April 14, 2005
One of the “Big Five” (elephant, rhino, leopard, lion, buffalo) animals of Africa that you will find in Malawi is the elephant. To see this majestic animal in the wild is different than any zoo sighting that I have experienced.
These huge beasts were hunted almost to extinction in Africa because of the valuable ivory in their tusks. In 1977, 1.3 million elephants lived in Africa. By 1997, because of poaching and wholesale slaughter, only 600,000 remained. Today they are a protected species and are making a comeback in reserves. Malawi has large herds in Liwande National Park. We spotted one elephant on our boat ride into the park, grazing on the tall marsh grass beside the river. But pachyderms (the Latin term, which means “thick skinned”), are elusive and during the driving safari on land, we were unable to spot a single elephant, although we spotted their paths throughout the savanna and forest. When Dan and I went on a walking safari at dawn, we did not see any either, but there was lots of evidence of them! Our guide, in fact, took us over to a heap of elephant dung and told us a lot about it.
Because of the heat that it still retained, the dung had been deposited at about 4 a.m. Elephant dung is darker in color than hippo or rhino dung because of the variety in elephant’s diets. While hippos and rhinos prefer grass, elephants eat almost anything that grows (they are herbivores). An elephant will chow down grass, tree leaves, bark, roots, fruit and even cactus. The thorns on cactus and the spiny acacia tree don’t bother its digestive tract at all. Only 40% of what an elephant eats is converted into food, the rest is excreted. Therefore, the dung that we looked at was full of plant fiber and even fruit that had not been digested. The monkeys like to come along and pick up the undigested fruit and eat it, because it is soft. However, he cautioned us not to walk over elephant dung in bare feet (!) because all of the thorns that the elephant eats are in it.
Elephants are family animals and usually travel in herds. A PBS special on African Elephants reports that an elephant calf is usually born into an extended family, headed by an older female elephant who serves as matriarch. Families are cohesive groups of females and their young. Adult males leave the herd at 14 years of age, and either range alone or join other bull elephants in "bachelor herds," rejoining females only at breeding times. The mother is responsible for providing the 250-pound newborn with milk. But when it comes to caretaking and protecting babies from predators, the whole herd pitches in.
The mother receives help from aunts, sisters, and cousins who serve as nannies. Known as "allomothers," these baby-sitters are young female elephants learning how to care for babies. Teaching a potential mother how to rear her child is an important task, since the calves' survival depends on it. And since elephants bear young only once every few years, each baby is essential to the herd's ultimate survival.
After five years of rearing this young elephant, the mother gives birth to a new infant, weaning the now adolescent calf at the same time. By then, the young elephant weighs nearly a ton and has learned how to forage on available vegetation. Males tend to leave their mothers earlier than females, with young bulls beginning to wander beyond the protective family circle at the early age of six.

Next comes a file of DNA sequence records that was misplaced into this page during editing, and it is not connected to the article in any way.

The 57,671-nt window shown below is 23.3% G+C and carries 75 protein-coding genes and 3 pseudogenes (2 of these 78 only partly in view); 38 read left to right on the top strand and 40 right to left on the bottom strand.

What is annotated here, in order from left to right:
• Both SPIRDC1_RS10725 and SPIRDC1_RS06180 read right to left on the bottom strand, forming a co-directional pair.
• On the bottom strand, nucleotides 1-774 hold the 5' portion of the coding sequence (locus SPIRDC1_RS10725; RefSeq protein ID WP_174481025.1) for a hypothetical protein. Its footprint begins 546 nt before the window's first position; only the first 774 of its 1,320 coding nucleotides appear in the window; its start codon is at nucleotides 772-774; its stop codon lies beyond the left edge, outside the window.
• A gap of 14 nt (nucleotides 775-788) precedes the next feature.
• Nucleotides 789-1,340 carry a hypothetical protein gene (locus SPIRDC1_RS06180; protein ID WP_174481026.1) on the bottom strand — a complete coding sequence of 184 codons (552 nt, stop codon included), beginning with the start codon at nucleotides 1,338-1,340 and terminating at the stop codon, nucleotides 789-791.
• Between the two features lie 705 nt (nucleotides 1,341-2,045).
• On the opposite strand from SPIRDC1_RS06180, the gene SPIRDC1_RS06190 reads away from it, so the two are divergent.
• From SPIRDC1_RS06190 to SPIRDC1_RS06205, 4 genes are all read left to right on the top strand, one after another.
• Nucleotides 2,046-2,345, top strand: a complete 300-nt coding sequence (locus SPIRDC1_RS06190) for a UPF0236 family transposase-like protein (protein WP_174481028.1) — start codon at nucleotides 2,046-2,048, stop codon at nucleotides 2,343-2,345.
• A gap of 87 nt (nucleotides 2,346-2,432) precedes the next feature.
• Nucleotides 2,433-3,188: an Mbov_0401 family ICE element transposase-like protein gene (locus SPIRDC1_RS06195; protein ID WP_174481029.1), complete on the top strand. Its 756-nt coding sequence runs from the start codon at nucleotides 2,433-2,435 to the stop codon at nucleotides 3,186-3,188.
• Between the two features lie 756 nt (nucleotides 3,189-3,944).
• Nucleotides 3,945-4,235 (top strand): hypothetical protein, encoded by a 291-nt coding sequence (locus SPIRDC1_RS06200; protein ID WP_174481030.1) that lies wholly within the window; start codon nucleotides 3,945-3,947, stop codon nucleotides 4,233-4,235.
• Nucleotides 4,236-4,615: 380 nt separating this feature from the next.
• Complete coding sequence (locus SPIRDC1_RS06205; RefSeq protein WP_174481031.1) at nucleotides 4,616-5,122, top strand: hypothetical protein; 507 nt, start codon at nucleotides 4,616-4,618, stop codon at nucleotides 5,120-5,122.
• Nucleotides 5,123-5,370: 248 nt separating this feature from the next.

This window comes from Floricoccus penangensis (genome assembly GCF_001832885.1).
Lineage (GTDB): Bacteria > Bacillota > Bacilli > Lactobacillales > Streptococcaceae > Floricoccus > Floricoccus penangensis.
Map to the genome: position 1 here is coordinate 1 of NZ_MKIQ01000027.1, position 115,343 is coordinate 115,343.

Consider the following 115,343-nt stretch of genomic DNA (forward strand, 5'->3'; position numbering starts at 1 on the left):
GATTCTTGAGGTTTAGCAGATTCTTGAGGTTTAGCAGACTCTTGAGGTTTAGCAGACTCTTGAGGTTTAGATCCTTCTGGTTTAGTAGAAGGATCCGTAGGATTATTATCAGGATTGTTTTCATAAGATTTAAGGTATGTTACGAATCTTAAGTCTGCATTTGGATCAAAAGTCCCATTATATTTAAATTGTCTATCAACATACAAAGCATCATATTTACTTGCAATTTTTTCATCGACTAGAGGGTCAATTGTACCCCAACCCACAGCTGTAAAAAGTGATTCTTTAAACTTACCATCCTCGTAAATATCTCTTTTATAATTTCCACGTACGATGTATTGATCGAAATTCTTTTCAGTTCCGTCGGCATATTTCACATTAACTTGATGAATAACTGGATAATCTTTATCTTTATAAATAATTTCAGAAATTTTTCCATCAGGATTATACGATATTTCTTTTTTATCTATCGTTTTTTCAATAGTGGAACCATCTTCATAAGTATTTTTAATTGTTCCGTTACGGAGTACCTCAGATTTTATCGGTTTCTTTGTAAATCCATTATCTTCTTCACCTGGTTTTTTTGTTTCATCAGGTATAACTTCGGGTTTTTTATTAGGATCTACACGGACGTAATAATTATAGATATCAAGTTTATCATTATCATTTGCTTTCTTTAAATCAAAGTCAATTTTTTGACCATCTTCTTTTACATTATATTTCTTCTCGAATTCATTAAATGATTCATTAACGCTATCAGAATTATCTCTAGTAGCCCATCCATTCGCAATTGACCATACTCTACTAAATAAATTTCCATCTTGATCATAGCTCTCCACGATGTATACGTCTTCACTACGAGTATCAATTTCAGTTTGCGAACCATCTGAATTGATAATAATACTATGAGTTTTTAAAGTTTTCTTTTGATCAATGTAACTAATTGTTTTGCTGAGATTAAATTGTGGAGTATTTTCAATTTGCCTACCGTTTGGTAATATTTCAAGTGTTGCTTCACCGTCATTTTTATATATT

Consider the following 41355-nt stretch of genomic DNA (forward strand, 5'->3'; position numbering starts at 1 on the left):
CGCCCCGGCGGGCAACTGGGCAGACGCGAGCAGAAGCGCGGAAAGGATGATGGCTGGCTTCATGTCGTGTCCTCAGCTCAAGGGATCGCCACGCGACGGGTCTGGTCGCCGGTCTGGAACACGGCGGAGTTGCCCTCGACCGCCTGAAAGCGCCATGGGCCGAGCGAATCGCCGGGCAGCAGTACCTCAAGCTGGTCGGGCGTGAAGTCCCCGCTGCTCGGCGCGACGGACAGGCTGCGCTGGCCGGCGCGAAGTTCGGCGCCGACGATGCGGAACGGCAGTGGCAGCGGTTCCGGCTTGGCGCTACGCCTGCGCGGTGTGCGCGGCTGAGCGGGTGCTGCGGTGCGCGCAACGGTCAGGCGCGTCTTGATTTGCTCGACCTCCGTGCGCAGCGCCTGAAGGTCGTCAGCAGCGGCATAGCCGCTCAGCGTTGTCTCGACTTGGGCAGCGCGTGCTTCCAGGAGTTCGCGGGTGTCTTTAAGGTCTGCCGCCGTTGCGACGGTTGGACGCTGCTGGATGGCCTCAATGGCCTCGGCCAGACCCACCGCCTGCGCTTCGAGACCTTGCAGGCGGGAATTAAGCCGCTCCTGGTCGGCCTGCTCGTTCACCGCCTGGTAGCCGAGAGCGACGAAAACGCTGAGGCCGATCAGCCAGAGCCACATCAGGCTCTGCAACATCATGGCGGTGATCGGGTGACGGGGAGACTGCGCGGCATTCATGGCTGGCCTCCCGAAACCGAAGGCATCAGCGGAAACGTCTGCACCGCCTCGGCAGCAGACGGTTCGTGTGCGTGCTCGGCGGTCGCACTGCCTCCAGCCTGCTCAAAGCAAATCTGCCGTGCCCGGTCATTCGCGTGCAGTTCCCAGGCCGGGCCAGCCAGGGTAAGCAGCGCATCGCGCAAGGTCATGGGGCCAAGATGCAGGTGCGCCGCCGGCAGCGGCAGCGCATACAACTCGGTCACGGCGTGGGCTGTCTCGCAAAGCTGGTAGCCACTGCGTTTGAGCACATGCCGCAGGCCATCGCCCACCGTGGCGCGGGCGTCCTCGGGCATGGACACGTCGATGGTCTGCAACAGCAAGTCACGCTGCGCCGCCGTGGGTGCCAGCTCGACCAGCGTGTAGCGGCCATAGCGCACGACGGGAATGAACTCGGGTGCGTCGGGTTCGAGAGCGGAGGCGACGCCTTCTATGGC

As a young elephant grows, it learns how to become independent by watching and mimicking others. A calf will begin to experiment with its trunk, using it to grasp grass and other solid food, at about four months of age. But the PBS documentary reports that it takes a lot of practice to master the more than 40,000 muscles that give an elephant's long snout so much dexterity.
When you watch an elephant tear grass up and place it in its mouth, or dip its trunk into the water to take a drink, you realize what a miracle it is. Researchers tell us that with the two finger-like points on the end of its trunk, an African elephant can pick up fruit the size of a marble -- or a branch a foot thick. This elongated proboscis is an incredibly versatile tool. It provides a means for smelling, breathing, and touching, as well as drinking and eating. Mothers caress their young with their trunks, while infants use theirs to investigate everything from plants to playmates.
The trunk also acts as a hose, whether for a drink or a dust bath. (A coating of dust, like mud, repels sun and insects). To drink, an elephant sucks water into its trunk, pokes the open end in its mouth, and releases the water to let it drain down its gullet.
We were also fascinated by the elephant’s tail, which acts as a giant fly swatter, and swings back and forth as the largest land mammal walks.
Our patience and perseverance paid off, and during the River Safari, we were able to see many elephants. Our guide got us as close as 20 feet to these gray giants. We could see cattle egrets perched on top of their backs, the way they tore marsh grasses and stuffed them into their mouths, and the way they protected the calves. It was incredible!
Although the farmers in the area complain that the elephants trample their crops and eat their orchards, the government knows what a national treasure the pachyderms are. They will continue to protect Malawi’s elephants.